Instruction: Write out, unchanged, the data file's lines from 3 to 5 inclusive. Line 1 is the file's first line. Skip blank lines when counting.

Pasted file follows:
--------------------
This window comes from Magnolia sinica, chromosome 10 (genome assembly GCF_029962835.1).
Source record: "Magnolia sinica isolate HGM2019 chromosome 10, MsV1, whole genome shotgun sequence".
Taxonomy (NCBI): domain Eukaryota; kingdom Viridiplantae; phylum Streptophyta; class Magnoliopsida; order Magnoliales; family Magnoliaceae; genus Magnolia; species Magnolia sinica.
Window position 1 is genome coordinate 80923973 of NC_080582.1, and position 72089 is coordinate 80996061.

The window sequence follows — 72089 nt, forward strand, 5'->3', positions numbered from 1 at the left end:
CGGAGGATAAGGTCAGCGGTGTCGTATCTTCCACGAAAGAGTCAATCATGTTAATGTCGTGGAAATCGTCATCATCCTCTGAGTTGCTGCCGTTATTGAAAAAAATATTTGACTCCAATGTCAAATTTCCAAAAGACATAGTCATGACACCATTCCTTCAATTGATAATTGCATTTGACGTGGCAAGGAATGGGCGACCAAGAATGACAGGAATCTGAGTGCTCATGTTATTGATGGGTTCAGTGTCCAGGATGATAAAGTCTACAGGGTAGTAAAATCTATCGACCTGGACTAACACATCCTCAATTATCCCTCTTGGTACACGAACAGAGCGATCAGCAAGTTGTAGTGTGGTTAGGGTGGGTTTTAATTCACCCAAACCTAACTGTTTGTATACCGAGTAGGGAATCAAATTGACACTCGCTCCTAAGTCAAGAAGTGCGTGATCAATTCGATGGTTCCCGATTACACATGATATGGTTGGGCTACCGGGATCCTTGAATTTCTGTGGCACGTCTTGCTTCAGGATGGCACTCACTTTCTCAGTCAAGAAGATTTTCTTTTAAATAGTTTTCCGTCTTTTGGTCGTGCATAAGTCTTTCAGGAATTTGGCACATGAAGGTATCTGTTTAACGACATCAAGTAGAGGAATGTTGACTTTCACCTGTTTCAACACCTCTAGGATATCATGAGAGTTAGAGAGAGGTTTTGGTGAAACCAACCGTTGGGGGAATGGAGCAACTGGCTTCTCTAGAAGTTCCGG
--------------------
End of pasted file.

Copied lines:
Taxonomy (NCBI): domain Eukaryota; kingdom Viridiplantae; phylum Streptophyta; class Magnoliopsida; order Magnoliales; family Magnoliaceae; genus Magnolia; species Magnolia sinica.
Window position 1 is genome coordinate 80923973 of NC_080582.1, and position 72089 is coordinate 80996061.

The window sequence follows — 72089 nt, forward strand, 5'->3', positions numbered from 1 at the left end: